I was feeling incredibly lonely. Not just lonely, but completely alone. It’s the feeling that I am not “number one” to anybody. Not a single person in this world puts me first. I am nobody’s “person.” Friends, family – they all have a number one. I am not it. I am somewhere on the list, but will never be number one. There was a pain in my heart knowing I was down on every single list.

I felt sad. And then I felt frustrated. I don’t want to get married again and people can’t seem to understand that, especially my parents. I do want a partner. But there are no guarantees in life. If that person is not who they led me to believe or they change drastically into a terrible person, I want the freedom to get out easily without losing all of my money.

Marriage is one thing in life you cannot control. You can work so hard, do all the right things, and it can still fail. You cannot force your partner to invest in the relationship, and if they don’t, you have two choices. Your first choice is to stay in the marriage, unhappily and hope it gets better. A lot of people do this. I see people all the time who are unhappily married. Your second option is to get a divorce. That’s it. There is not a third option.

This is a bad deal in my eyes. I feel that when people are married, they know they can slack off and their spouse will not divorce them for little things like forgetting a birthday or not helping out around the house. The thing is, all those little things add up. That’s what makes or breaks a relationship. If you’re just dating, people know it’s easier for their partner to end it so they’re more likely to keep investing and be a good partner. Because if not, your partner could easily end it. But with marriage, there’s no such thing as an easy ending.

I was frustrated with the fact that I could have a few amazing days and suddenly feel so sad and lonely. My Myers Briggs personality says my personality type is the type most at home in a relationship and always looking for that life-long partner. It feels like a curse. I am independent and I would rather be alone than be with the wrong person. But yet, I still want that partnership. I want the love, the intimacy, and the adventure. And I don’t have it.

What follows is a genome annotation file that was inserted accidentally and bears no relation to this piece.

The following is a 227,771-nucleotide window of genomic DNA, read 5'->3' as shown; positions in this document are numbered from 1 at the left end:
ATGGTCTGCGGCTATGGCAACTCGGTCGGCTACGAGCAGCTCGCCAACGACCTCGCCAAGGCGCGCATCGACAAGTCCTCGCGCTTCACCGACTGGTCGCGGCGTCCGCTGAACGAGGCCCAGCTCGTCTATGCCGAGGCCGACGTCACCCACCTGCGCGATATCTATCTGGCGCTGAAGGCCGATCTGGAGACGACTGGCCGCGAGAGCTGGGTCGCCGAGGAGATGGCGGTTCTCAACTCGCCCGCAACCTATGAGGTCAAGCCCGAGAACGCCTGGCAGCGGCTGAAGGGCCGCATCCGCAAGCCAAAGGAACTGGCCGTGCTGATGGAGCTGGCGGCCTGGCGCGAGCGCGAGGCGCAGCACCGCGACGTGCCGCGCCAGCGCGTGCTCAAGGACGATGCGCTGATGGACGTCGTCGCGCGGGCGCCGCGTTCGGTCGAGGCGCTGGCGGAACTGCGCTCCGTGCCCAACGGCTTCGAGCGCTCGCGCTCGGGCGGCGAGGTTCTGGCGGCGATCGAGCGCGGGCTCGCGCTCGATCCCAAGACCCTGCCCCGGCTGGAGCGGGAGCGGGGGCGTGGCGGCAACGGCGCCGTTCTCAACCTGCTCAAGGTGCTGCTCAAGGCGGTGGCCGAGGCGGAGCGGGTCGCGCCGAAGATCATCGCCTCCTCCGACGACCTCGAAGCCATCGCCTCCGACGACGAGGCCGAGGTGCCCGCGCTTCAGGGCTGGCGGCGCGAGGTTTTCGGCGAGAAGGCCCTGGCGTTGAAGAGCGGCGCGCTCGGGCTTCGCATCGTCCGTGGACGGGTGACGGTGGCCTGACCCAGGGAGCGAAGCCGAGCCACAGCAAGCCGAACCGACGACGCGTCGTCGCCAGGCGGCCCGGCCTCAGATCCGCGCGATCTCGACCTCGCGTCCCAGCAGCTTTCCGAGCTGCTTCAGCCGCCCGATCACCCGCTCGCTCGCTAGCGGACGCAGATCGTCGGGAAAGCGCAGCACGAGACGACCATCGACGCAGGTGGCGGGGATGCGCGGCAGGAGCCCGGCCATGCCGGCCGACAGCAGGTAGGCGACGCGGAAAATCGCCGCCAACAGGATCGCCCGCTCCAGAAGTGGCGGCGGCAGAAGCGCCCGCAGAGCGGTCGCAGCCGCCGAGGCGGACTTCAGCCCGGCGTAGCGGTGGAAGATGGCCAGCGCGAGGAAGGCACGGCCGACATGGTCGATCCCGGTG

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Day 48: Tear Inducing Scenery

The Liard River Hot Springs was only a 45-minute drive north from where I was staying at the Northern Rockies Lodge. I drank a protein shake, loaded up my car, and headed to the hot springs.

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When I arrived, I paid a small entrance fee and the guy at the gate told me I would need to park and then walk for about 15 minutes on a boardwalk through the swampy area to get to the springs.

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The area was surrounded by trees and was very beautiful, despite the strong smell of sulfur that emanated from the springs. After changing, I slowly got into the hot springs. The further to the right that I went, the hotter it got. It was quiet and most people weren’t talking. I felt awkward just hanging out alone.

After 15 minutes, I swam near a few people so I could listen in on their conversation. They talked about the fires in Toronto and how it was going to take hours before the redness subsided from their face due to the heat.

After 30 minutes, I was getting too hot so I got out, changed, and walked back to my car. Shortly after leaving the hot springs, I came across buffalo on the side of the road! There must have been more than 20 of them on both sides of the highway, and occasionally crossing the road. The few of us on the road pulled unto the shoulder to take pictures and video. It was slightly raining, but the buffalo didn’t seem to care. They just kept nonchalantly grazing.

I continued north as dark blue clouds rolled in, making the mountains look even more majestic.

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I crossed into the Yukon, which is a different territory than British Columbia. The landscape was so beautiful and so isolated, that tears came to my eyes. I couldn’t believe I was fortunate enough to be here and experience this wondrous place.